A brain injury can be devastating, even if it is relatively mild. The brain controls not only conscious thought and voluntary actions, but also all the involuntary functions that your body must perform to keep you alive. Because neural tissue is so specialized, it does not regenerate the way that other tissues of the body can. Therefore, recovery from a brain injury can be slow. While other parts of your brain can sometimes compensate for the area that was damaged, you may never be able to return to your pre-injury condition.
There are two types of brain injuries. Acquired brain injuries occur because of an underlying medical condition. Traumatic brain injuries occur because of an outside force of some kind. Here are some of the most common causes of traumatic brain injury.
One of the most common causes of traumatic brain injury is a fall that causes you to strike your head against the ground or another object. Hitting the back of your head can result in a fracture at the base of your skull, which is the most serious type. According to the Centers for Disease Control and Prevention, falls were the leading cause of all hospitalizations related to TBI in 2014. They are one of the most common reasons for emergency room visits among people younger than 17 and older than 65.
- Motor Vehicle Accidents
The second most common cause of TBI requiring hospitalization is motor vehicle accidents. There are many hard objects in a vehicle against which you may strike your head in an auto collision. There may also be loose objects flying around by the force of the collision that could potentially cause a penetrating injury through the skull and into the brain.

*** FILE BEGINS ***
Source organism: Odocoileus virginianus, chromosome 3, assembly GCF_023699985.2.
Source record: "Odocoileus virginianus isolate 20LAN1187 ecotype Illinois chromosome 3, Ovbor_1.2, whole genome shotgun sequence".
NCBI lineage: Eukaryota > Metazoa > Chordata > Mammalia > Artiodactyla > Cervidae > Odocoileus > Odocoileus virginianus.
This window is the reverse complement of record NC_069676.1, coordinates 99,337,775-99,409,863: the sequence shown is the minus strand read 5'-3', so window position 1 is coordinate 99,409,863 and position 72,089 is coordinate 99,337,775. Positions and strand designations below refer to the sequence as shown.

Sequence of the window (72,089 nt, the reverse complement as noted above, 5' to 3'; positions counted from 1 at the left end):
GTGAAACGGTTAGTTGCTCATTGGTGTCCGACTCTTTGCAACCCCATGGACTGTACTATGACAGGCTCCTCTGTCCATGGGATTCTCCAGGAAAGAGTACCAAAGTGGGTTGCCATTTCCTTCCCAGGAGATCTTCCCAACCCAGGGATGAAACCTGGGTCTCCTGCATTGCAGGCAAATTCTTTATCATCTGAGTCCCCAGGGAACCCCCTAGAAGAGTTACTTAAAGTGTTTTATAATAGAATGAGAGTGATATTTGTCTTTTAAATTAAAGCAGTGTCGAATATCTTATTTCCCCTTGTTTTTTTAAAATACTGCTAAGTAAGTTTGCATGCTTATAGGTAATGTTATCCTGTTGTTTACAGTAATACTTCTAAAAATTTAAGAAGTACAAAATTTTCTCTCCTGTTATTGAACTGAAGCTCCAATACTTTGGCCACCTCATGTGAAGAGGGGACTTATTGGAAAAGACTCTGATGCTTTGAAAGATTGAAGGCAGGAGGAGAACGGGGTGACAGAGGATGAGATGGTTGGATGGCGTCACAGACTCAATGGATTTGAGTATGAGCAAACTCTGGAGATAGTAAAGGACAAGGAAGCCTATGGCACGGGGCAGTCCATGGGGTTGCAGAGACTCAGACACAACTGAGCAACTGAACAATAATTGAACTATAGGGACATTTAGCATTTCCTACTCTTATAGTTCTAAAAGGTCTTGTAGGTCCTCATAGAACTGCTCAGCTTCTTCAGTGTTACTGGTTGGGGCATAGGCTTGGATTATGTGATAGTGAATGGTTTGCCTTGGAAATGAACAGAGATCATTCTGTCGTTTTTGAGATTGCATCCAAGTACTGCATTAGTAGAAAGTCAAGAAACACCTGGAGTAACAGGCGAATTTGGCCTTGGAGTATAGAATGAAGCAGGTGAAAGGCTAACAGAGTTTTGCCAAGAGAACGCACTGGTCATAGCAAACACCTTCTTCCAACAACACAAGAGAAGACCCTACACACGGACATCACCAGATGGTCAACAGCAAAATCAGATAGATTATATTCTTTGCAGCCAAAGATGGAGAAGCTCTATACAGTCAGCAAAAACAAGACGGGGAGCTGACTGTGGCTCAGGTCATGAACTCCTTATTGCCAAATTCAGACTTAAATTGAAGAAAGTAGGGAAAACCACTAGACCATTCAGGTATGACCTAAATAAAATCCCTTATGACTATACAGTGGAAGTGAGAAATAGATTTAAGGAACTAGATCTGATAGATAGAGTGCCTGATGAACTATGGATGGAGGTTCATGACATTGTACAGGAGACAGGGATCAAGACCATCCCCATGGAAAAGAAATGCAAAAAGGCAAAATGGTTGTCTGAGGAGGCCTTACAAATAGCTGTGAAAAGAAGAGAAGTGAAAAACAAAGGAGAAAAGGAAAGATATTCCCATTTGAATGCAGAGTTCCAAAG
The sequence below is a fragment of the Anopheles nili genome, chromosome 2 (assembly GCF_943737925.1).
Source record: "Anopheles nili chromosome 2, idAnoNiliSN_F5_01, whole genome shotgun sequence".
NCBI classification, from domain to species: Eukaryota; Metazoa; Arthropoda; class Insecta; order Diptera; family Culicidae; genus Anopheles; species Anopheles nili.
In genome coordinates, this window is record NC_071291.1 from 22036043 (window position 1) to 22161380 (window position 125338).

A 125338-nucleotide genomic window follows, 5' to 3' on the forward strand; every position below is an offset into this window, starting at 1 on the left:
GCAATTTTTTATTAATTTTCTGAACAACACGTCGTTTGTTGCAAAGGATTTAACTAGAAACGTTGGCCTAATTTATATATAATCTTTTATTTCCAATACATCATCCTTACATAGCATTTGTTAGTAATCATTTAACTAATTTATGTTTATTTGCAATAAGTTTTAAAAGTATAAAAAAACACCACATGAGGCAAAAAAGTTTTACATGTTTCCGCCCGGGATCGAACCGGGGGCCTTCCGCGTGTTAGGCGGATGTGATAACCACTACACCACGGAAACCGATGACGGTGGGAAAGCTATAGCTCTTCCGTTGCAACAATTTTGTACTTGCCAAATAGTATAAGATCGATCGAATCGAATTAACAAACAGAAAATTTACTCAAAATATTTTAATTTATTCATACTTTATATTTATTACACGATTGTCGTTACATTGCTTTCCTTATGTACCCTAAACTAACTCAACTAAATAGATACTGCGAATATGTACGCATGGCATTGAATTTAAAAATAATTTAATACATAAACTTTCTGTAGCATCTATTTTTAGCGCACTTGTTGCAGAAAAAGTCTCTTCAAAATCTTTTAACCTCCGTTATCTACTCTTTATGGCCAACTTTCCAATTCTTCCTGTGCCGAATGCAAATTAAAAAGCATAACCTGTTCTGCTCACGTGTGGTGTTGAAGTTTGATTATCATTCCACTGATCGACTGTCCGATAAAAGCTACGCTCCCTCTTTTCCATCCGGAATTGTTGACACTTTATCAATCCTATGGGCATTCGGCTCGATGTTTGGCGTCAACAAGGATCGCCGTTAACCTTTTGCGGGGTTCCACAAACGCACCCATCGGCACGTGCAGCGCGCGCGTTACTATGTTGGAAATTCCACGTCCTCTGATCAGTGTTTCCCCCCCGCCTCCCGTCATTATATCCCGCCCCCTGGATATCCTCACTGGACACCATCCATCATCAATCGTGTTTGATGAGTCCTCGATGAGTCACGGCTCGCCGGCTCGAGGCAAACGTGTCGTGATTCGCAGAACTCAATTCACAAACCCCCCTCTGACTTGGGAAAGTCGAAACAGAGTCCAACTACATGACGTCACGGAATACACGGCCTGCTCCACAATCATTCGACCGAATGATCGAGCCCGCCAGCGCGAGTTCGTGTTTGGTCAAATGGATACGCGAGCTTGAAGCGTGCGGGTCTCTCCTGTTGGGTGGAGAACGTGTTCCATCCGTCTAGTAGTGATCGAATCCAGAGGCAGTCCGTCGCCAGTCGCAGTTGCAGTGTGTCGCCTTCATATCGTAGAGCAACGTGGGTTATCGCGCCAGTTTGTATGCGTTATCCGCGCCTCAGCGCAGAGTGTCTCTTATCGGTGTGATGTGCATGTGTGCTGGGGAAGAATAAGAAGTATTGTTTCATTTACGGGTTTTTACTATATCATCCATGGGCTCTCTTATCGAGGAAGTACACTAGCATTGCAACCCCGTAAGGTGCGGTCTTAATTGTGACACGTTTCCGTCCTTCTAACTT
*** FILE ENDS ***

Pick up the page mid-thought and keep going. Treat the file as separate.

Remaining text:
- Strike with an Object
Sometimes you do not hit your head on an object, but the object hits you while you are still. Sometimes a heavy object can fall and strike you from above, such as fruit from a tree or an object placed carelessly on a windowsill on an upper level of a building. Other times, another person may make contact by swinging an object at your head, whether accidentally or intentionally.
When a TBI results from someone else’s negligence or willful malice, you have the right to pursue damages from the responsible party. Contact a lawyer, like a brain injury lawyer from John K. Zaid & Associates, to find out how an attorney may be able to help you with recovering damages from a traumatic brain injury.